The challenge is in providing influencers (veterinarians) the research required to get the “buy-in” that cannabinoids can be a really effective part of a multi-modal approach to treatment plans for animals. While CannPal has been able to effectively navigate the process for commencing research in Australia, we are limited in areas such as patient recruitment, due to the population limits of animals in Australia. And federally approved research in the United States using cannabinoids is extremely difficult to run, so the research can sometimes be time consuming in countries like Australia.
Also clearing the misconception that Cannabinoids can treat every disease. Cannabinoids don’t need to entirely replace current treatments, but if veterinarians are able to reduce the use of NSAID’s, Opiates and Steroids in treatment plans and include adjunctive therapies with better side effect profiles (such as cannabinoids) through an integrative and synergistic approach, it should result in a better outcome for the pet owner, the patient, and the vet/owner relationship.
The result of these challenges have influenced CannPal to focus on only the highest quality production and robust research to ensure that veterinarians are well equipped with information for treating patients by the time CannPal has its products available for sale (unless legislative changes allow earlier access before then).
What are the challenges of performing tests on animals with Cannabis treatments, when so little is known about the effectiveness of Cannabis treatments on humans?
Actually, there is quite a lot of evidence on the effectiveness of cannabis treatments, but what is lacking is evidence of “how” and “why” they are working. With over 100 cannabinoids now isolated from the plant, various receptors and numerous other phyto-compounds such as flavonoids and terpenes, it’s difficult to develop “optimal” treatments. That is, what type of plant extract (isolated cannabinoids, or crude extracts) what ratios of cannabinoids, what type of cannabinoids, how much to take and when to take it.
CannPal is doing some very significant research in all the areas above and has the added advantage of seeing some of the research in humans, which allows us to “fill” some of the missing gaps when assessing research in dogs, and we feel we are able to significantly contribute to the scientific community’s understanding of these compounds in all mammals.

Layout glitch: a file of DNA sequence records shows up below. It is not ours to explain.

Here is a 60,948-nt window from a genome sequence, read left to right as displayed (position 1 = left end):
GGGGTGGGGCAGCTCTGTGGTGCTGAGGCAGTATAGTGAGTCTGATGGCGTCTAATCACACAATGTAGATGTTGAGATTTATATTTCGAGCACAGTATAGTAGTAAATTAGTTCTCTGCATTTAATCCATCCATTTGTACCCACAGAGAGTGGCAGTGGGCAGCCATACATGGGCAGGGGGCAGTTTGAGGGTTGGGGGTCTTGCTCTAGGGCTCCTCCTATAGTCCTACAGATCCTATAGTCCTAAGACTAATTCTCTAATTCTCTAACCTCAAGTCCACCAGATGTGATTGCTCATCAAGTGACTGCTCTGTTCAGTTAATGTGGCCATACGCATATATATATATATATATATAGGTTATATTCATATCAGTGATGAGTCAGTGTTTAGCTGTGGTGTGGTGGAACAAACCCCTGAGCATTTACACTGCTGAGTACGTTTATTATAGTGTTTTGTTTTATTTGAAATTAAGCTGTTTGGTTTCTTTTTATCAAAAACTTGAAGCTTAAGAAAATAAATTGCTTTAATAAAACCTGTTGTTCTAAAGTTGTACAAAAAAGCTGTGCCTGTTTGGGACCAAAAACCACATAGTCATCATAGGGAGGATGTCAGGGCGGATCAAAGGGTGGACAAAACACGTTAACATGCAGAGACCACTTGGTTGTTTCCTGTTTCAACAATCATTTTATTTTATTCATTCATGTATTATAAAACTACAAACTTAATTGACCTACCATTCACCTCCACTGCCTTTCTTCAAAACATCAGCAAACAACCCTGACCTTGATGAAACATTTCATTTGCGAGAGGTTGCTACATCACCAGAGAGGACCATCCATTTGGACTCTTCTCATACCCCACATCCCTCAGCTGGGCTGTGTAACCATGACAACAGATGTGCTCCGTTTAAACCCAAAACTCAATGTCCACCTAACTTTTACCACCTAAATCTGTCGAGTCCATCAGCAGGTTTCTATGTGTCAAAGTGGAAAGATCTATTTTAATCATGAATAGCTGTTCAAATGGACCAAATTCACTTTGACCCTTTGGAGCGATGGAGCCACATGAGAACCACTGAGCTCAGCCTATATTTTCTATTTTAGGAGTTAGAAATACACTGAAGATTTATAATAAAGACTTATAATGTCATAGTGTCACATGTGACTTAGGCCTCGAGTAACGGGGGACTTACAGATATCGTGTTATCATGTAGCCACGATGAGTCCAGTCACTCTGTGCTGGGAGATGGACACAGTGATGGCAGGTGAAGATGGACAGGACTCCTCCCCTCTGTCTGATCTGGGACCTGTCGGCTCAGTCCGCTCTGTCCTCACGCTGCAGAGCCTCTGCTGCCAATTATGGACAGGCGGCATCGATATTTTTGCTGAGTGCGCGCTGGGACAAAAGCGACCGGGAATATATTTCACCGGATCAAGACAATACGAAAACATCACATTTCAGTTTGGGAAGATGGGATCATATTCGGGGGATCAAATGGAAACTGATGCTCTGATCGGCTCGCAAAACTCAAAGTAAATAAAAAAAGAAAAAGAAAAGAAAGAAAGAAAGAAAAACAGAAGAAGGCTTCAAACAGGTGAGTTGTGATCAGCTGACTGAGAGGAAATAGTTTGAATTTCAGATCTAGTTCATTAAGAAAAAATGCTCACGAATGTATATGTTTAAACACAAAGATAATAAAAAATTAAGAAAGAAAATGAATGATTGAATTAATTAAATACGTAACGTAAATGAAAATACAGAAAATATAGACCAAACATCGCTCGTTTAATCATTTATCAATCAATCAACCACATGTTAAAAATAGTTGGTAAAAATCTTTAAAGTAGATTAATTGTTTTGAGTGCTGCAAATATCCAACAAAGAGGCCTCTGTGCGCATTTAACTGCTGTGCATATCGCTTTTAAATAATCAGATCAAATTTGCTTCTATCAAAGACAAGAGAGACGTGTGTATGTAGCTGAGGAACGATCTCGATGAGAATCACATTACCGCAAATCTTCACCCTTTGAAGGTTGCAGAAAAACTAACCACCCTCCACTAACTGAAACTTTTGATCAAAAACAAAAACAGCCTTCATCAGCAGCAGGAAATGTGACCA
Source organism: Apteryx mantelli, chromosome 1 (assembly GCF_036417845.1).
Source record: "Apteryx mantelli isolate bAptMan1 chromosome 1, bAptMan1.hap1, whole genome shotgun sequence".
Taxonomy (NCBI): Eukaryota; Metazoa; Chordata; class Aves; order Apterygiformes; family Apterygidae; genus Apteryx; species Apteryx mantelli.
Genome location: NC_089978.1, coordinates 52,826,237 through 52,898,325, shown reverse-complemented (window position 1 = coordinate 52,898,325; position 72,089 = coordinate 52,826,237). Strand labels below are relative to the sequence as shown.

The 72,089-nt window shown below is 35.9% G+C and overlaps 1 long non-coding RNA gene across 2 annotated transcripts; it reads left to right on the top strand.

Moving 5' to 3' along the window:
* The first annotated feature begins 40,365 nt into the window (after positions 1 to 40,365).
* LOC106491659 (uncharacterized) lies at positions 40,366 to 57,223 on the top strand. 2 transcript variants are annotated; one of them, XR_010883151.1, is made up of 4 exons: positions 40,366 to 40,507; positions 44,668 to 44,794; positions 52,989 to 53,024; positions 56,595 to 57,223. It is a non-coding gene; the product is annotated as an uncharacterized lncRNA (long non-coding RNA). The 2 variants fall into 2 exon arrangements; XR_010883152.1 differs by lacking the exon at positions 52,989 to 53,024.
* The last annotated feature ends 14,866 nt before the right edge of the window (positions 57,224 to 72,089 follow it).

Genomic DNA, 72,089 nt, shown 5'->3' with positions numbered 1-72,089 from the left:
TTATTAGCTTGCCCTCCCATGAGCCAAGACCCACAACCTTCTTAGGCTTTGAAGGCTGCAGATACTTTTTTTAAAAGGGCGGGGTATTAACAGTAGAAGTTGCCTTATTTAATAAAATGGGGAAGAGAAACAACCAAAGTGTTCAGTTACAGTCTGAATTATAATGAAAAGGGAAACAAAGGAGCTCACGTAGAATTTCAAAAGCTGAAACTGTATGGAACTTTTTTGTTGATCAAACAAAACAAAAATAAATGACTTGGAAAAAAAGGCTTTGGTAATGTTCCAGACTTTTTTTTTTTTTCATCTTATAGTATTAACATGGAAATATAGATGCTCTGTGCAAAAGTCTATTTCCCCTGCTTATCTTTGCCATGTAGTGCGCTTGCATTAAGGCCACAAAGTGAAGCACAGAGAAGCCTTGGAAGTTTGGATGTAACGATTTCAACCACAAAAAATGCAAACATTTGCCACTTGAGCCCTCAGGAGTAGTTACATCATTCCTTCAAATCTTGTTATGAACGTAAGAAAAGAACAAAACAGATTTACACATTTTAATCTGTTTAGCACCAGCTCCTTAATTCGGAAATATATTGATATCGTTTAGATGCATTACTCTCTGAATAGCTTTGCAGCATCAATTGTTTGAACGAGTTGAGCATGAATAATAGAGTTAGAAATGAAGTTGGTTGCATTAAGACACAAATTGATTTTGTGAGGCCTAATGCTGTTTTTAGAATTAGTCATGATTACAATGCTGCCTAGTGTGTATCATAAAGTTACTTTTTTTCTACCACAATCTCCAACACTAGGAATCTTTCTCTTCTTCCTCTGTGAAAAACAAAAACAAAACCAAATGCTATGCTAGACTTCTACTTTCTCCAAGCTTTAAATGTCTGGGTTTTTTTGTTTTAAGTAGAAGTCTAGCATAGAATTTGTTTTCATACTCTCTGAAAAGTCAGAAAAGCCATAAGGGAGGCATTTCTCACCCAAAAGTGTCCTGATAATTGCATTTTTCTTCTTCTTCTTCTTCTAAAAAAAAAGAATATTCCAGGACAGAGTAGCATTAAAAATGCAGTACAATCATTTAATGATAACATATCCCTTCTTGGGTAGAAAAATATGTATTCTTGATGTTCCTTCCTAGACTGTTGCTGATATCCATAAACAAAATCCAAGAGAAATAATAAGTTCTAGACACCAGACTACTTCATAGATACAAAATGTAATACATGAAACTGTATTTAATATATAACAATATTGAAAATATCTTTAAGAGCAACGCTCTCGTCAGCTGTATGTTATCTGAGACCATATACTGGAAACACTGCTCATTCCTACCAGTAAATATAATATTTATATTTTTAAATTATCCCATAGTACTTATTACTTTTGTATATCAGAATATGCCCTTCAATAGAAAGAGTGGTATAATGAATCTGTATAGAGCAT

What lessons do you believe Australia can learn from countries and US States which have legalized?
Just like anything, good legislation is the result of “early adopters” trialing what does and doesn’t work and then adapting and being reactive. But the United States (US) may not be the best precedent to follow right now. The regulations are fragmented in each state, which is just causing more confusion and allowing this vacuum which is filled with unregulated and potentially dangerous products in the market place. This study is an example of what happens in an unregulated and confused marketplace.
But from Australia’s point of view, first and foremost the government should focus on improving the access for medical practitioners to provide evidence-based cannabinoids for palliative care and serious illness, such as refractory disease where current treatments don’t work.
Equal focus should be placed on very closely monitoring what is and isn’t working in various US states and Canada and adopting/drafting legislation accordingly.
How can people reading this article who support the legalization of Cannabis for adult recreational use make their feelings known?
There are often periods open for the public to comment on draft pieces of legislation, and these are the forums where consumers should make their feelings known. Be aware of what’s happening in your own country and keep yourself up to date on current policy. There is also no harm in directly contacting regulators, as the more pressure they face, the more inclined they are to take action. An example is CVS and Walgreens publicly stating they will be stocking CBD products, which is forcing the FDA and DEA (the US Drug Enforcement Agency) to review cannabidiol and hemp legislation more seriously.
CannPal's breakdown of CBD as pet treatment opens the already widespread applications of cannabis even more. With research-backed facts, CBD products become even more accepted by those in the medical community -- an important sector to the question of cannabis products as therapeutic substances.
Even beyond that, restrictions on the recreational use of cannabis products only hinder more studies on the drug. In the meantime, as Mr. Mills points out, the public will continue recreational use of the drug regardless, while researchers and scientists will be held back in that area, creating a landscape where true knowledge is lacking while the use increases. The same concept applies to pets as to humans -- research is necessary to gain full knowledge of the cannabis plants and its effects, and governments need to evolve with the times to make it easier to conduct such studies.